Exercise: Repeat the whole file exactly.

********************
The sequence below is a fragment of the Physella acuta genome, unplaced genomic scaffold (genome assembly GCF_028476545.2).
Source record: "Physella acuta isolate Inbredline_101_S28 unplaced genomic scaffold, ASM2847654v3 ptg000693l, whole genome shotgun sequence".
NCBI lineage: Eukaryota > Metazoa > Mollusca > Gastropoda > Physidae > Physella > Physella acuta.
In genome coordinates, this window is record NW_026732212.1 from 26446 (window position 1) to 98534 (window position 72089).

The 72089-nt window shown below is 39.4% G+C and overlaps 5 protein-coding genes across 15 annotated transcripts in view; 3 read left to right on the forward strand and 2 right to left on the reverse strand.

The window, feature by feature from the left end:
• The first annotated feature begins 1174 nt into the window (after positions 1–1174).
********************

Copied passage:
The sequence below is a fragment of the Physella acuta genome, unplaced genomic scaffold (genome assembly GCF_028476545.2).
Source record: "Physella acuta isolate Inbredline_101_S28 unplaced genomic scaffold, ASM2847654v3 ptg000693l, whole genome shotgun sequence".
NCBI lineage: Eukaryota > Metazoa > Mollusca > Gastropoda > Physidae > Physella > Physella acuta.
In genome coordinates, this window is record NW_026732212.1 from 26446 (window position 1) to 98534 (window position 72089).

The 72089-nt window shown below is 39.4% G+C and overlaps 5 protein-coding genes across 15 annotated transcripts in view; 3 read left to right on the forward strand and 2 right to left on the reverse strand.

The window, feature by feature from the left end:
• The first annotated feature begins 1174 nt into the window (after positions 1–1174).